- In the film version of The Lord of the Rings: The Two Towers Pippin does one of these when he realizes that the tree he is climbing is, in fact, sentient.
- The French soldier in Monty Python and The Holy Grail does a big double-take when he sees the huge "Trojan rabbit" being wheeled up to the gate.
- In Monty Python's Life of Brian, after Brian falls into a passing spaceship, the two aliens inside do a double-take at the sight of him. More exactly, their eyestalks do a double-take.
- A rather (in)famous one in the James Bond movie Moonraker, with a Venetian pigeon doing a Double Take at Bond passing by in a gondola-hovercraft.
- Another in You Only Live Twice when Osato sees Bond in the SPECTRE control room.
- Alan gets one in The Hangover when he's peeing, sees a tiger in the bathroom, continues to urinate, then turns at the tiger again in utter horror and panic.
- Teenage Mutant Ninja Turtles II: The Secret of the Ooze features not a double take, but a triple take when Keno notices the Turtles running up behind him.
- In Return of the Jedi, when Han Solo instructs C-3PO what to say to the Ewoks, and keeps pulling him back for new orders, finishing with "Hurry up, will ya? Haven't got all day!" the droid responds with a double take.
- As the French king of physical comedy, Louis de Funès' Double Takes were nothing short of epic.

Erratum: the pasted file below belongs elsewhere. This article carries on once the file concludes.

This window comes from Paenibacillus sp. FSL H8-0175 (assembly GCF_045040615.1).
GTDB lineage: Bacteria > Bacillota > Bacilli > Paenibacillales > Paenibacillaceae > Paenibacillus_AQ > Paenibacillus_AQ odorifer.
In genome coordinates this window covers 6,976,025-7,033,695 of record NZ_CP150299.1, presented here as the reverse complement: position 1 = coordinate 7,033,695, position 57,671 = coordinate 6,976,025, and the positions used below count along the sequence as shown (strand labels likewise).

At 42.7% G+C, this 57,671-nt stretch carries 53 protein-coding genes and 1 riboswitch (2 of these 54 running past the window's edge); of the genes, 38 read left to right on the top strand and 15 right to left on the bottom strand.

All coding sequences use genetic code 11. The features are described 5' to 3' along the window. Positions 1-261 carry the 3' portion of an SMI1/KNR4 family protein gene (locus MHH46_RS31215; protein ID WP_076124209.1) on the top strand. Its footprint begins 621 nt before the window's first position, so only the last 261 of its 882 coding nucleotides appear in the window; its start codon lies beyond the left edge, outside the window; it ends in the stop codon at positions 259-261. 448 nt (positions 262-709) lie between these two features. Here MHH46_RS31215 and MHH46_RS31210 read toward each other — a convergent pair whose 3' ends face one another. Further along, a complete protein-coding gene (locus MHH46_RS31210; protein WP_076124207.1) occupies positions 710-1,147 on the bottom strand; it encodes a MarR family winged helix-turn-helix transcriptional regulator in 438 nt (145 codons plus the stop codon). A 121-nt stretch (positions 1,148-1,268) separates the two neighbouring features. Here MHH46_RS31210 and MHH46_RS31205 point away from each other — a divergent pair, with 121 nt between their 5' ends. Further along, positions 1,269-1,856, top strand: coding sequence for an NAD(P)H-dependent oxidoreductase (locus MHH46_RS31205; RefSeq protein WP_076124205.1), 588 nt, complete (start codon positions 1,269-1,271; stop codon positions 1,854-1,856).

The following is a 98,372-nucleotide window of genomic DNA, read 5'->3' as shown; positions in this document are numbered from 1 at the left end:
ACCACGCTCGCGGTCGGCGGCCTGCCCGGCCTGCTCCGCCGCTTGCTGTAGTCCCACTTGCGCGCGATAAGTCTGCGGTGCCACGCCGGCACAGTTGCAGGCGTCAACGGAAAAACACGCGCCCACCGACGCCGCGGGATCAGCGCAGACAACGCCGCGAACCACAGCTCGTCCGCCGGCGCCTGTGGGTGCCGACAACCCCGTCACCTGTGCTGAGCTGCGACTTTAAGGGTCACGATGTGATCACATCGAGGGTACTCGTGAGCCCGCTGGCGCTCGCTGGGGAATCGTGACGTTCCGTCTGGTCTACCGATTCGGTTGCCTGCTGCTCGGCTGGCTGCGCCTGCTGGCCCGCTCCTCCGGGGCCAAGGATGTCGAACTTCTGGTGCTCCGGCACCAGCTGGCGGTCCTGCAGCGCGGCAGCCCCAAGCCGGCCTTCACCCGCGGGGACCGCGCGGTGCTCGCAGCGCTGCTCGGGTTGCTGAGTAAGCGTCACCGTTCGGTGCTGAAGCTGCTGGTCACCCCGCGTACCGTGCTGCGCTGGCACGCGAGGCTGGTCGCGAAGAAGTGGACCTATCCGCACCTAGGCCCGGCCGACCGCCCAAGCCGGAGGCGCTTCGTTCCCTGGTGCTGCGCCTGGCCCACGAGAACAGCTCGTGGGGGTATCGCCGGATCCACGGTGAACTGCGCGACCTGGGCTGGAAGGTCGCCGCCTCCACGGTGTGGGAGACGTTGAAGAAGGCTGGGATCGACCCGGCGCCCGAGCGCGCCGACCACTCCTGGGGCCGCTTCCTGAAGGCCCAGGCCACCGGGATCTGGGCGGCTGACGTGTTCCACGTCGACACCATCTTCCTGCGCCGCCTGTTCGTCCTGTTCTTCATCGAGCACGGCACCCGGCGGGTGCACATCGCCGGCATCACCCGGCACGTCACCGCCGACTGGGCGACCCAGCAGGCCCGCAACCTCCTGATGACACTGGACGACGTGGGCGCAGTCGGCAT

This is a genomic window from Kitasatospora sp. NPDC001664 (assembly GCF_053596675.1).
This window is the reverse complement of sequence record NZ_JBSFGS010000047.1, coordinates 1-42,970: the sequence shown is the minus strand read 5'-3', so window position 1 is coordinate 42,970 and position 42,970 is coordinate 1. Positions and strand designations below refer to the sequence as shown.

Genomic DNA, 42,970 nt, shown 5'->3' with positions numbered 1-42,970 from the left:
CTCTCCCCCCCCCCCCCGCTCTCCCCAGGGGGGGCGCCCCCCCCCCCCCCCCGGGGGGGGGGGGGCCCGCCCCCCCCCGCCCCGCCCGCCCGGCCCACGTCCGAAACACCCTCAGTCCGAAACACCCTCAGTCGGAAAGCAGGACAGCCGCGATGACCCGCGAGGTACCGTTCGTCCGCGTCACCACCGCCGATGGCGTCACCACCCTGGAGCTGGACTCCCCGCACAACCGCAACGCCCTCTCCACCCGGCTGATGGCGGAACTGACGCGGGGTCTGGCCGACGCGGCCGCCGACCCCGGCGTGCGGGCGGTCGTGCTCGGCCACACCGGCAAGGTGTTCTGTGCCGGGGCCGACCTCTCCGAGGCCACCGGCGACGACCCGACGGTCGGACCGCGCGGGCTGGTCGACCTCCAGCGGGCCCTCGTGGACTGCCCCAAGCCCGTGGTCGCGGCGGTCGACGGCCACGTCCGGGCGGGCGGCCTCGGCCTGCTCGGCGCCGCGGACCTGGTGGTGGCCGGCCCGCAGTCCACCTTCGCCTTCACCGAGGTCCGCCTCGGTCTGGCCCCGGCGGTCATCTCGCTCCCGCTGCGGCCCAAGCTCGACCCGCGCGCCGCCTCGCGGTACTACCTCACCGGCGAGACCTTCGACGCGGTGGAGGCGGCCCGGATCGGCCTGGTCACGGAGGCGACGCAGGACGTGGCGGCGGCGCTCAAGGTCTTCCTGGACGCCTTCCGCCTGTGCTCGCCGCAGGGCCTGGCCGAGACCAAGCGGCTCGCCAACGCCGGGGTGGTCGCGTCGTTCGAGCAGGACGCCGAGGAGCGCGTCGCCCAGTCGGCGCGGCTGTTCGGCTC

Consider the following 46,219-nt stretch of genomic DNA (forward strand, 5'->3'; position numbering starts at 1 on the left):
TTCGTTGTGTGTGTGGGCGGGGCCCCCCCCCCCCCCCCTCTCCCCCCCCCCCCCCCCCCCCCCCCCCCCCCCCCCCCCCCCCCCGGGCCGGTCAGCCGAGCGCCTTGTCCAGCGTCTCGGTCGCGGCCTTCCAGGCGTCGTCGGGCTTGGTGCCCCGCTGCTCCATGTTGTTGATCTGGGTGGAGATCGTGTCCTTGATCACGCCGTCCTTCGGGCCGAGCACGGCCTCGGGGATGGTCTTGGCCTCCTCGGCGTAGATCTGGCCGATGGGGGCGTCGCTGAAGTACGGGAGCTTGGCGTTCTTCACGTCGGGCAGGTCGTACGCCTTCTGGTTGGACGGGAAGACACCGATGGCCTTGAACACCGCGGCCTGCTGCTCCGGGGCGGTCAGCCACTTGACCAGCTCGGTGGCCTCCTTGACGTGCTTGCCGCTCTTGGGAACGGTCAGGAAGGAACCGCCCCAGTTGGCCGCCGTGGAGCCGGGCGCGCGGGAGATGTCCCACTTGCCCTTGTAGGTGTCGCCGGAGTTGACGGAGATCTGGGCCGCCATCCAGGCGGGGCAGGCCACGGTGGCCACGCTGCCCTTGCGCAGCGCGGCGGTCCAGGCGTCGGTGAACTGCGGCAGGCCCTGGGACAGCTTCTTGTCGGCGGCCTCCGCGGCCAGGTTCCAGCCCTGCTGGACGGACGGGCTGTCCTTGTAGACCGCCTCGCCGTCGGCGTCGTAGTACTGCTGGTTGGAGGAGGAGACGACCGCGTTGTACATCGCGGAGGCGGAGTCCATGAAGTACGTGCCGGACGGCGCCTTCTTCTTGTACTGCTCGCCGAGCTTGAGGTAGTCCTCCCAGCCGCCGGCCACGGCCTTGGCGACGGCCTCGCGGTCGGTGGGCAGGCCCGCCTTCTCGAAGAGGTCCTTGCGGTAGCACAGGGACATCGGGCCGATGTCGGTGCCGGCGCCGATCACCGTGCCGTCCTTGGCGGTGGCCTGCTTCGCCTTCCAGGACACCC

- A good one in Delusions of Grandeur, when Don Saluste guides the king of Spain to the bedroom where they expect to surprise the queen with her lover... only to find her old gouvernante, Doña Juana, in the arms of Blaze the valet. Saluste double-takes, closes the door hastily and starts speaking gibberish out of shock.
- The Three Stooges, fairly constantly.
- Unseen Academicals has several of these, usually from Glenda, who gets very involved in her thoughts before reacting.
- Chuck gives us this gem in its very first episode.
- In an episode of Father Ted, Bishop Brennan is coming to stay and he is terrified of rabbits. Ted comes down in the morning and the lounge is bizarrely full of rabbits. He sits down and starts to read the newspaper for a while, before finally noticing, leaping up and screaming his head off. A similar thing happens when he completely destroys a car donated as a raffle prize by the diocese in the process of trying to tap out a tiny dent. In the appropriately-titled episode "Kicking Bishop Brennan Up The Arse" he also doesn't realise that Ted has just kicked him up the arse until he's in Rome at an audience with the Pope, at which point it dawns on him and he goes running out.